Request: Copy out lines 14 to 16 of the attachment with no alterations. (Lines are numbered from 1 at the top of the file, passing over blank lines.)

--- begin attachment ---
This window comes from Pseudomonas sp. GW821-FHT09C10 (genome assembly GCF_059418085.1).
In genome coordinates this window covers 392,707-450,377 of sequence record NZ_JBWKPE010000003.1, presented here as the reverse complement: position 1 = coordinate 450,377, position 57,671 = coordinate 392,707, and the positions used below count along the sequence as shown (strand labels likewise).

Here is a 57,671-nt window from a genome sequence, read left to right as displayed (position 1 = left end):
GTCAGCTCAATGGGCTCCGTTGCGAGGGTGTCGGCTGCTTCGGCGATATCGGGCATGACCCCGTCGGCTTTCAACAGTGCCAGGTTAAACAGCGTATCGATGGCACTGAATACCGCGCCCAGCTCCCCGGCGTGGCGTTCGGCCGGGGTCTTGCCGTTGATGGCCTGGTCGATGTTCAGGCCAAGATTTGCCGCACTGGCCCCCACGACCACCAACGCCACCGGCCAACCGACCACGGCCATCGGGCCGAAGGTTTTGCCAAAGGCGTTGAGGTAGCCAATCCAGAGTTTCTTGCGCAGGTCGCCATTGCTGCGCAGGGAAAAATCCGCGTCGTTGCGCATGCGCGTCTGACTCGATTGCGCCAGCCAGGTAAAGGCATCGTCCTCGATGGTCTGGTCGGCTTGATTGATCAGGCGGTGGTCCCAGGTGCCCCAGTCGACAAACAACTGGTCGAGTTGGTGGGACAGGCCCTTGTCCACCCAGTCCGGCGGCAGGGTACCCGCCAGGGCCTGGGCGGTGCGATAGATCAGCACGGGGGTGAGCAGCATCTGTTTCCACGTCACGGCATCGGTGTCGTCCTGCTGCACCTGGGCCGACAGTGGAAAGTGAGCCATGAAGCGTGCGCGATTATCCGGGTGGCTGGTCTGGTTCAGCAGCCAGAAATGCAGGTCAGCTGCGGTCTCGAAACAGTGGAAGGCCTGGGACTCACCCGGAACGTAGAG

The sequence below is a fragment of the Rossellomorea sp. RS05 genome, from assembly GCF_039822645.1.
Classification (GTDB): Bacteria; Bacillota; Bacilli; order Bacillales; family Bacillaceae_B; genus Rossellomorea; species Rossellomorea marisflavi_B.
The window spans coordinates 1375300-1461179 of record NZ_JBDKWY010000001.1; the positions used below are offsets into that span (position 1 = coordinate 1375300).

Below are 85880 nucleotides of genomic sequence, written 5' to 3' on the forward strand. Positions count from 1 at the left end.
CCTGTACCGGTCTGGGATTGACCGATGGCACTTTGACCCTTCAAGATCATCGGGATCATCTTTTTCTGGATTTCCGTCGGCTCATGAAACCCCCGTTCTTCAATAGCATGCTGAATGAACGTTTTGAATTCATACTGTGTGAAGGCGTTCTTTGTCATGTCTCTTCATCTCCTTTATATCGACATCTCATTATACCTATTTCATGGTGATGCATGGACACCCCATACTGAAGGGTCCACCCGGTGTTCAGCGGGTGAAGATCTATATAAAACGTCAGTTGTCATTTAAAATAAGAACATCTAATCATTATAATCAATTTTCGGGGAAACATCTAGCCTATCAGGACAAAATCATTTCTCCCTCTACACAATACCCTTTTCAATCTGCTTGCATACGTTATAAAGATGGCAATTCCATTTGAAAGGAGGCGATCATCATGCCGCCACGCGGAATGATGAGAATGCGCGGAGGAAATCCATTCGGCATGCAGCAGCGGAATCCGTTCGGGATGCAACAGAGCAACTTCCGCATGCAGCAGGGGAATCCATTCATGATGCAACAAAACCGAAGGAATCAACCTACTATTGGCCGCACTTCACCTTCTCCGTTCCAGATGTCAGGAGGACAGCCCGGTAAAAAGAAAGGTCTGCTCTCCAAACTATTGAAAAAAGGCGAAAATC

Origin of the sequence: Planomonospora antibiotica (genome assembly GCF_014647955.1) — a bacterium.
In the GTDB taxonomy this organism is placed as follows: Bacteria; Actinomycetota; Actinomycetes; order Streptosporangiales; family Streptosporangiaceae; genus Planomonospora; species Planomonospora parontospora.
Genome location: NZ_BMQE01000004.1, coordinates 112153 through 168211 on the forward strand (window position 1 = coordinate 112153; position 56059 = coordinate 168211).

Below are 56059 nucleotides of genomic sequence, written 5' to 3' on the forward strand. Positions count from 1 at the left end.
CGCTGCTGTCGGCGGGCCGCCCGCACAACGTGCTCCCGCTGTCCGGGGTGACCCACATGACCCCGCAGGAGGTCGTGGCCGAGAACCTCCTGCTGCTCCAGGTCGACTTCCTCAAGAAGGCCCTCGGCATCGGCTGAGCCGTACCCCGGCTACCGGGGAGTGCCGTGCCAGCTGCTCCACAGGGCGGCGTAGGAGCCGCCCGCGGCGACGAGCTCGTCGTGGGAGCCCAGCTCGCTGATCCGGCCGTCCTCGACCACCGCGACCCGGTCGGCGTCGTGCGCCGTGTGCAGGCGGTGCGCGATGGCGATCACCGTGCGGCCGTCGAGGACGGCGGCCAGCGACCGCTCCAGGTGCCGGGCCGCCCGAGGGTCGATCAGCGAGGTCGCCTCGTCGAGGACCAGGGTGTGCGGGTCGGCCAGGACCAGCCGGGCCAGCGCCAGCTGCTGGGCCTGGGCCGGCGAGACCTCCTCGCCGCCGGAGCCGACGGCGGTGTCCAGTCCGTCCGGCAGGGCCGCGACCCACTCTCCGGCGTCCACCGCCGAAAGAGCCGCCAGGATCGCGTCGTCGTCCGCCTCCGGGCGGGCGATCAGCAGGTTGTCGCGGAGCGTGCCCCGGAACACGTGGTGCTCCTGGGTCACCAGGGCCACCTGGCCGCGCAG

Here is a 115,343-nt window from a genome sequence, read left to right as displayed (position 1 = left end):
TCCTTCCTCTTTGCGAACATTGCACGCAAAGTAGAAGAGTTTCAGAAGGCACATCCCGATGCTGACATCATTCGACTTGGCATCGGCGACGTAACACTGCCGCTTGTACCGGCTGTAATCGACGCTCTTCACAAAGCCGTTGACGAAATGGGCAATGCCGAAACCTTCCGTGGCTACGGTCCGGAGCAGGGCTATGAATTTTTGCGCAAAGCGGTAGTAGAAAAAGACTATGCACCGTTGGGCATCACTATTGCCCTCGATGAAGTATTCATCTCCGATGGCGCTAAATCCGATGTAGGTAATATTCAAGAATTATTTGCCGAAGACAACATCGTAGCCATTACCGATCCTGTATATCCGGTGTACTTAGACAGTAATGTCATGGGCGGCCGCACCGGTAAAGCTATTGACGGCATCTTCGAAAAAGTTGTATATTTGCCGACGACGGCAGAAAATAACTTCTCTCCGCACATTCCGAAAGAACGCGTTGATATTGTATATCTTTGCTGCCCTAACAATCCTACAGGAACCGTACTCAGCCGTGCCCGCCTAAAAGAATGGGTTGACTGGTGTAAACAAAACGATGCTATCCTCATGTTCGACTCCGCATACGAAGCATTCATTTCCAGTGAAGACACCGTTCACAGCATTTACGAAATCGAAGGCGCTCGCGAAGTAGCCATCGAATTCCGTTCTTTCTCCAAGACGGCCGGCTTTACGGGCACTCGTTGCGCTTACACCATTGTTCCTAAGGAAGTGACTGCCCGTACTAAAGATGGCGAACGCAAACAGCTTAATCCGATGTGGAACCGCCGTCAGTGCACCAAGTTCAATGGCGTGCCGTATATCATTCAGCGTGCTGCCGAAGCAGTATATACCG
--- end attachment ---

CGCTGCTGTCGGCGGGCCGCCCGCACAACGTGCTCCCGCTGTCCGGGGTGACCCACATGACCCCGCAGGAGGTCGTGGCCGAGAACCTCCTGCTGCTCCAGGTCGACTTCCTCAAGAAGGCCCTCGGCATCGGCTGAGCCGTACCCCGGCTACCGGGGAGTGCCGTGCCAGCTGCTCCACAGGGCGGCGTAGGAGCCGCCCGCGGCGACGAGCTCGTCGTGGGAGCCCAGCTCGCTGATCCGGCCGTCCTCGACCACCGCGACCCGGTCGGCGTCGTGCGCCGTGTGCAGGCGGTGCGCGATGGCGATCACCGTGCGGCCGTCGAGGACGGCGGCCAGCGACCGCTCCAGGTGCCGGGCCGCCCGAGGGTCGATCAGCGAGGTCGCCTCGTCGAGGACCAGGGTGTGCGGGTCGGCCAGGACCAGCCGGGCCAGCGCCAGCTGCTGGGCCTGGGCCGGCGAGACCTCCTCGCCGCCGGAGCCGACGGCGGTGTCCAGTCCGTCCGGCAGGGCCGCGACCCACTCTCCGGCGTCCACCGCCGAAAGAGCCGCCAGGATCGCGTCGTCGTCCGCCTCCGGGCGGGCGATCAGCAGGTTGTCGCGGAGCGTGCCCCGGAACACGTGGTGCTCCTGGGTCACCAGGGCCACCTGGCCGCGCAG

Here is a 115,343-nt window from a genome sequence, read left to right as displayed (position 1 = left end):
TCCTTCCTCTTTGCGAACATTGCACGCAAAGTAGAAGAGTTTCAGAAGGCACATCCCGATGCTGACATCATTCGACTTGGCATCGGCGACGTAACACTGCCGCTTGTACCGGCTGTAATCGACGCTCTTCACAAAGCCGTTGACGAAATGGGCAATGCCGAAACCTTCCGTGGCTACGGTCCGGAGCAGGGCTATGAATTTTTGCGCAAAGCGGTAGTAGAAAAAGACTATGCACCGTTGGGCATCACTATTGCCCTCGATGAAGTATTCATCTCCGATGGCGCTAAATCCGATGTAGGTAATATTCAAGAATTATTTGCCGAAGACAACATCGTAGCCATTACCGATCCTGTATATCCGGTGTACTTAGACAGTAATGTCATGGGCGGCCGCACCGGTAAAGCTATTGACGGCATCTTCGAAAAAGTTGTATATTTGCCGACGACGGCAGAAAATAACTTCTCTCCGCACATTCCGAAAGAACGCGTTGATATTGTATATCTTTGCTGCCCTAACAATCCTACAGGAACCGTACTCAGCCGTGCCCGCCTAAAAGAATGGGTTGACTGGTGTAAACAAAACGATGCTATCCTCATGTTCGACTCCGCATACGAAGCATTCATTTCCAGTGAAGACACCGTTCACAGCATTTACGAAATCGAAGGCGCTCGCGAAGTAGCCATCGAATTCCGTTCTTTCTCCAAGACGGCCGGCTTTACGGGCACTCGTTGCGCTTACACCATTGTTCCTAAGGAAGTGACTGCCCGTACTAAAGATGGCGAACGCAAACAGCTTAATCCGATGTGGAACCGCCGTCAGTGCACCAAGTTCAATGGCGTGCCGTATATCATTCAGCGTGCTGCCGAAGCAGTATATACCG